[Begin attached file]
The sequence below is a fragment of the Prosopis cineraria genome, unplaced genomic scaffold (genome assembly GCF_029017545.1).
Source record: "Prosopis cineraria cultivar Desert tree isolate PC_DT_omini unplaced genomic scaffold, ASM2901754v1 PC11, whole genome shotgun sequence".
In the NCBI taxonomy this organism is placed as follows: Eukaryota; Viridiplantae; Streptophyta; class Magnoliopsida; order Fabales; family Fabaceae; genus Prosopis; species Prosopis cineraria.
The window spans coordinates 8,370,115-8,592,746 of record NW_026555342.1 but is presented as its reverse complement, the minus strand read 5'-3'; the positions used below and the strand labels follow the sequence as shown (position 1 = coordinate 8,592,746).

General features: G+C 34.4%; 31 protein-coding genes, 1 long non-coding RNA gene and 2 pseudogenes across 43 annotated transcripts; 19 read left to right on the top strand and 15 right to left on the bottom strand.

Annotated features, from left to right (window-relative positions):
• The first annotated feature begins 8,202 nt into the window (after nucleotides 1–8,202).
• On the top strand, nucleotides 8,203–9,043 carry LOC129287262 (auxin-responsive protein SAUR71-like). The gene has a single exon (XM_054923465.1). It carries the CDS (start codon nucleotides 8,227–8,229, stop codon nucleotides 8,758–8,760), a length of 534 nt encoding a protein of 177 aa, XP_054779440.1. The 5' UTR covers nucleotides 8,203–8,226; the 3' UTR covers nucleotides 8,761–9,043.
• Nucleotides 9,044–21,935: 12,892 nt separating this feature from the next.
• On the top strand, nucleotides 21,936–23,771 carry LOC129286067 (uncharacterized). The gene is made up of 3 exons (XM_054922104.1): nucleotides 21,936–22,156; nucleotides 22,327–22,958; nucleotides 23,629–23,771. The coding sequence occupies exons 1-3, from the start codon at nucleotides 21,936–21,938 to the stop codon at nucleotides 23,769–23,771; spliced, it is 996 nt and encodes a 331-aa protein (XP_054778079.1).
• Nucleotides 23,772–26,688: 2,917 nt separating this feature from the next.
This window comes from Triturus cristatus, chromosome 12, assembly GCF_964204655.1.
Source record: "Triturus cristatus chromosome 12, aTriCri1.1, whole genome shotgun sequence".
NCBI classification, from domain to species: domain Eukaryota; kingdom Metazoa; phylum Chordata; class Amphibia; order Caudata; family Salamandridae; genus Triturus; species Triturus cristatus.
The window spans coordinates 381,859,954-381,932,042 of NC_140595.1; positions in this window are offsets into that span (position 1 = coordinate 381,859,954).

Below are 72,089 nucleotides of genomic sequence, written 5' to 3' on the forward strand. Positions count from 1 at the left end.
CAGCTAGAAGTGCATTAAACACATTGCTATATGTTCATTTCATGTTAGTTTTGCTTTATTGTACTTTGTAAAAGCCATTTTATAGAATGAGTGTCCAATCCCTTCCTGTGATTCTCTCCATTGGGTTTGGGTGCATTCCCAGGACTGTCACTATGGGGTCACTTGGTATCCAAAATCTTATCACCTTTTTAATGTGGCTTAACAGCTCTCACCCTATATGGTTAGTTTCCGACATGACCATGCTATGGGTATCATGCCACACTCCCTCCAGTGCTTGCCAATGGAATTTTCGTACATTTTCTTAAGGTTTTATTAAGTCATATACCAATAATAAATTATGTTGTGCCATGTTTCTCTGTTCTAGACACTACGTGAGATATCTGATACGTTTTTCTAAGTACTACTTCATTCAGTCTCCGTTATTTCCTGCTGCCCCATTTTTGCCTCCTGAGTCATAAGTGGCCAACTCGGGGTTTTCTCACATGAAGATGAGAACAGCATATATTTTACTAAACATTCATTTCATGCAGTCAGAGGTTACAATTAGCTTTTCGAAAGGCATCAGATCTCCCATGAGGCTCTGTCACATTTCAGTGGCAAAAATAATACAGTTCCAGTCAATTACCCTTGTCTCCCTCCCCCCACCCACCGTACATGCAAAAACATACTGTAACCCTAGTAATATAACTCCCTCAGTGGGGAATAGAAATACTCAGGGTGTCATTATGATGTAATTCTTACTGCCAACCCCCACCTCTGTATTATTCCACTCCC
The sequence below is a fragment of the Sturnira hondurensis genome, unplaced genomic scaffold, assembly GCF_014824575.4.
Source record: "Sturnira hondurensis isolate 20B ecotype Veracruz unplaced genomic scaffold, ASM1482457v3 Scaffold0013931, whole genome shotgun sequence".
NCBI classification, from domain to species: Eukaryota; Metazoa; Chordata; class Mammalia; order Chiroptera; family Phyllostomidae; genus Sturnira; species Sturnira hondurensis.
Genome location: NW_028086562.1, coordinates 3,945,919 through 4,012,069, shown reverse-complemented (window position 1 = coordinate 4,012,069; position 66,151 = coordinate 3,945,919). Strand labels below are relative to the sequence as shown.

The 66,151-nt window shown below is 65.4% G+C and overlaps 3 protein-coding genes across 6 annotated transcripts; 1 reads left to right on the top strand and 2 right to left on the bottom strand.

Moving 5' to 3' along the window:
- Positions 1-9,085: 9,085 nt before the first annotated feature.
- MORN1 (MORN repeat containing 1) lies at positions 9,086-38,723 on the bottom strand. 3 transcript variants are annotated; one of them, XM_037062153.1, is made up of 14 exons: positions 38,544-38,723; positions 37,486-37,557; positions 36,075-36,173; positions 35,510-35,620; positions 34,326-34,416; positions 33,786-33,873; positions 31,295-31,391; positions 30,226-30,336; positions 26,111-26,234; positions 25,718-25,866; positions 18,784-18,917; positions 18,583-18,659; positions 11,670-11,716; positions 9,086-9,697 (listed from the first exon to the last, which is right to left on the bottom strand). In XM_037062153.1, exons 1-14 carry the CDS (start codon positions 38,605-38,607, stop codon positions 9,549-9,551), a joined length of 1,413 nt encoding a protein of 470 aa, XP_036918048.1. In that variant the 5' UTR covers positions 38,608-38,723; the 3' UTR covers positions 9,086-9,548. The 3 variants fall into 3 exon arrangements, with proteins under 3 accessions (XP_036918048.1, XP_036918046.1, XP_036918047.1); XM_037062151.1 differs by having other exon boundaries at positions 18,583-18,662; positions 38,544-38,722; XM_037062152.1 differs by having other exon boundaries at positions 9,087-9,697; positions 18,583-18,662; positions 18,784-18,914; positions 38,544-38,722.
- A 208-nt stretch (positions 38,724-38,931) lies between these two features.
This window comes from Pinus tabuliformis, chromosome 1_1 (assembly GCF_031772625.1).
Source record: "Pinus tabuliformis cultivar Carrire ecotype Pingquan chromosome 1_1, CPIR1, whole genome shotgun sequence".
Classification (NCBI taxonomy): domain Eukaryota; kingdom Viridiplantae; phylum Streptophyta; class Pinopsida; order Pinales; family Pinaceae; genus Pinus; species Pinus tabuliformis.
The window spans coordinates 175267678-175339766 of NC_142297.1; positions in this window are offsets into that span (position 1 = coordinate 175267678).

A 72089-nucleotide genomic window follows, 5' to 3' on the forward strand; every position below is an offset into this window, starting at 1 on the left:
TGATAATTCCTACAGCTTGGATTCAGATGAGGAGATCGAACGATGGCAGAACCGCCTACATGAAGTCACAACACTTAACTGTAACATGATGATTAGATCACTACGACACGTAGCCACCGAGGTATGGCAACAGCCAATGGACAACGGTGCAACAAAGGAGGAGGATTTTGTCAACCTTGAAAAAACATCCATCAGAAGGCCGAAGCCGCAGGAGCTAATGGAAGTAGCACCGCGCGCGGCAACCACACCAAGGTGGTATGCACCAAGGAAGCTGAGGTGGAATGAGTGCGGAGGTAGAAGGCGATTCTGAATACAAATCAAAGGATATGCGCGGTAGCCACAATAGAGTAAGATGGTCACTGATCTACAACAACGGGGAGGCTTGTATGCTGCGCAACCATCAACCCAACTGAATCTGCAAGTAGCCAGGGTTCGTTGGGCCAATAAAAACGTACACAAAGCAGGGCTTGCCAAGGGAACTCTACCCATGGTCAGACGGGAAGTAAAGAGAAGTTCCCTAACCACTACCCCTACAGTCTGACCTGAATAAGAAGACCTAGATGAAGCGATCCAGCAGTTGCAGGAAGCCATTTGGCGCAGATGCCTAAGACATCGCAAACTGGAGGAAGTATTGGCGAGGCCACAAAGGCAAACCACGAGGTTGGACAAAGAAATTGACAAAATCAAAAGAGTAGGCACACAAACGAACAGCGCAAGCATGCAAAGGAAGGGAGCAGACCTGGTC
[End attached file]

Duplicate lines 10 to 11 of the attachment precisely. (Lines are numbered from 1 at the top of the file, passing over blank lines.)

• On the top strand, nucleotides 21,936–23,771 carry LOC129286067 (uncharacterized). The gene is made up of 3 exons (XM_054922104.1): nucleotides 21,936–22,156; nucleotides 22,327–22,958; nucleotides 23,629–23,771. The coding sequence occupies exons 1-3, from the start codon at nucleotides 21,936–21,938 to the stop codon at nucleotides 23,769–23,771; spliced, it is 996 nt and encodes a 331-aa protein (XP_054778079.1).
• Nucleotides 23,772–26,688: 2,917 nt separating this feature from the next.